These edicts reinforced the stigma survivors faced even after they recovered and returned home, as did the arrival of Ebola Response Team (to take out the sick or dead person), along with them, an ambulance with a loud siren. Any home visited by the Response Team became an isolation and stigmatization target.

The Ebola Response Team, itself, was challenged. The two GSM companies operating in Liberia during the crisis, Orange and MTN, created a hotline, 4455, to report suspected cases. Survivors have been telling me, that calls were made for many days before a Response Ambulance would be dispatched sometimes to take the sick person to the treatment center or to collect the corpse of those who did not live so long and expired before the team could arrive.

In the Pipeline Community of Paynesville City, on the outskirts of Monrovia, a female survivor told me, her husband became sick with the symptoms of Ebola and she and her young child were the only persons at home with the father. After many tries at various community health facilities, the husband passed away and for days the Ebola Response Team was called in to collect the corpse, but to no avail.

Upon arriving at the nearby police station to report that her husband had died at home of suspected Ebola symptoms, the Police Officers locked themselves in for fear of contracting Ebola through the lady, even though Ebola was not airborne.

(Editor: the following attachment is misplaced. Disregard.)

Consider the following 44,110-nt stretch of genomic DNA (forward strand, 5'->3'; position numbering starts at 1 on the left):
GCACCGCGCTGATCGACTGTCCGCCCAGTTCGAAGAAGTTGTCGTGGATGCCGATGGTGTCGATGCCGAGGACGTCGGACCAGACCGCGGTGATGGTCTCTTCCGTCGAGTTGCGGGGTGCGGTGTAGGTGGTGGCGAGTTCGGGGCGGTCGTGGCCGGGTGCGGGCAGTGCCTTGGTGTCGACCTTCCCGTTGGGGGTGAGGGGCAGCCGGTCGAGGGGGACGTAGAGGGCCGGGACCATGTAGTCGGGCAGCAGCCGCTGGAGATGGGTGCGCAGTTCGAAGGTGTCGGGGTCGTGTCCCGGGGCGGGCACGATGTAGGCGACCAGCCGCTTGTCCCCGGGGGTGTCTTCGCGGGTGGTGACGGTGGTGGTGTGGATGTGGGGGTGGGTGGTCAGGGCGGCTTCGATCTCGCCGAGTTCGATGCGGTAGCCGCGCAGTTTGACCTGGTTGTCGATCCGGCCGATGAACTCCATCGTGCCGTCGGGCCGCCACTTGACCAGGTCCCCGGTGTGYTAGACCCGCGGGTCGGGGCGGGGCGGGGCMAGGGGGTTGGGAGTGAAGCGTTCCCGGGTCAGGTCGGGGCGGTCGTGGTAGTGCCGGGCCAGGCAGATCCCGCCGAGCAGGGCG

The lady and her son became infected but survived. She had to leave the community after recovering. She told me the isolation that was enforced when her husband became sick and died, was still in place when she returned from the Ebola Treatment Unit.

She was not allowed to fetch water at the community water center; community members who decided to help her would not touch the lady’s water utensils. “They would use their bucket, fetch the water and stand at a distance and pour the water into mine; at the market, people would run from me; merchants in the community would refuse to accept money from me; all this while I had been declared Ebola free and I posed no risk to the community.” She had to relocate to her brother’s residence in the Johnsonville community, some 7 kilometres from Pipeline where she recalled this experience.